Saturday, January 20, 2007


So I recently downloaded and watched the entire first season of Weeds.

First of all, don't do what I did. Buy it on DVD. There are problems with distorted audio on the download version, only in a couple episodes, but it's still pretty appalling. Apple's famous for its quality control in other areas, not so much so here.

Second, I love and hate this show. I love the performances and the satire on suburbia. I love when they portray Nancy as very together, and basically the smartest person around -- like in the first episode -- and I hate it when they make her a stereotypical clueless irresponsible hippie numbskull, out of her depth and incapable of handling things like money and to-do lists. I have very mixed feelings about the way minorities are handled in the show, it's generally this weird mix of compassion and appalling stereotypes. In fact to some extent that describes the entire show.

The weirdest part is the Jewish stuff. Both Mary Louise-Parker and Elizabeth Perkins play suburban women who aren't Jewish themselves, but whose husbands are. That parallel is so direct, and that situation so specific, that really I think it was just a mistake, the kind of mistake that comes from writers not really being sure what issues they want to write about, so they end up writing about the same issue twice from different perspectives without even meaning to.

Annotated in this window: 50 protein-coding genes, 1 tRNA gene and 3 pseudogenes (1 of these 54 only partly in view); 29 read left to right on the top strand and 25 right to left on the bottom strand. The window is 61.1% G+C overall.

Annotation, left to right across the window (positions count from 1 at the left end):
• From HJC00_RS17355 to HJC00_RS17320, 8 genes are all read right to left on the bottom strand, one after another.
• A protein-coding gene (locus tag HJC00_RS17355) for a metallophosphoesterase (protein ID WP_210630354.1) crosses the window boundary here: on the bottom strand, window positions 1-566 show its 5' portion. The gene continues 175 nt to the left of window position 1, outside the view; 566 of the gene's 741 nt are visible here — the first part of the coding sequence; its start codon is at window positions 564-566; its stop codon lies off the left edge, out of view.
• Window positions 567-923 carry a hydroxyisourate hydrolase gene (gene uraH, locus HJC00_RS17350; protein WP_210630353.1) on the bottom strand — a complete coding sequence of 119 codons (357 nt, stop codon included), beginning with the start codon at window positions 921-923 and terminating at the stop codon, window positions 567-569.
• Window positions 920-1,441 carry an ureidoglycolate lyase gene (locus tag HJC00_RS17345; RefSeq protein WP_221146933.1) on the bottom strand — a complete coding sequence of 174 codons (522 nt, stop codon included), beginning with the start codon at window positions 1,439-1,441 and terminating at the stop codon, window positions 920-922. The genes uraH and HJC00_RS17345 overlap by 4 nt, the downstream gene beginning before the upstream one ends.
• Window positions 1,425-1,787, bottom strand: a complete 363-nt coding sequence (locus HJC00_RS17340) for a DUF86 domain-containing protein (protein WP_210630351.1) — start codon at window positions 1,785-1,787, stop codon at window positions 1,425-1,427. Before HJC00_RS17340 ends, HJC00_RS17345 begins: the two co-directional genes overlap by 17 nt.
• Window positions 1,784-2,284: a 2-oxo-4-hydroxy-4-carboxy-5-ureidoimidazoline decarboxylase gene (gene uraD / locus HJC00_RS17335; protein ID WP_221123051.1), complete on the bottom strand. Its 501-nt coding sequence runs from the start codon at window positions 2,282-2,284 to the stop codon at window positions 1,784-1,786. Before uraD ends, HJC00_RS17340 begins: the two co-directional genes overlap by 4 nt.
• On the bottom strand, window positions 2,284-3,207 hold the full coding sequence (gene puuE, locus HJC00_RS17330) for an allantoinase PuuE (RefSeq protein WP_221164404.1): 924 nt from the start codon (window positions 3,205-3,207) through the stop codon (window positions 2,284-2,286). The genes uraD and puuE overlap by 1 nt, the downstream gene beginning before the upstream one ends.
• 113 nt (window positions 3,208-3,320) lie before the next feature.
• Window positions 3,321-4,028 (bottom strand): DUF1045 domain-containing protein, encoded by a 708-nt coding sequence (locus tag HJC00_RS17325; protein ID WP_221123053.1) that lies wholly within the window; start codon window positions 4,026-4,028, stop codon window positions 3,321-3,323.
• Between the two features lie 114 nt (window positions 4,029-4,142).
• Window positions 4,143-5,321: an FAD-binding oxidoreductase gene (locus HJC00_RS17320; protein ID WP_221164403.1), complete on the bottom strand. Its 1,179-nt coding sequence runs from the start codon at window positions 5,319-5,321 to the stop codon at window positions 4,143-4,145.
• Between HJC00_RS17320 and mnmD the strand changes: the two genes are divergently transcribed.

It's a great show, though, I've watched the whole season and I'll probably do it again. I'll buy it on DVD for my brother and his wife, too, which is funny, because he isn't Jewish and she is. Actually the coincidence there makes me suspicious. Maybe that's a more essential element of the show than I realize. Certainly, the way the black characters are written, they don't really remind me of actual black people. They remind me of Jewish people who are exaggeratedly outspoken and violent, even to the point of being cartoonish.

I'm not sure why that is, exactly, and again, that's one of the things about the show that makes me very uncomfortable, but there are moments of absolute hilarity there too. The scene where the deaf girl spraypaints the arrogant teenage boy's crotch is worth the price of the entire season. The cast is excellent, too, and the satire on suburbia is absolutely dead-on, and a lot funnier than satire usually is.

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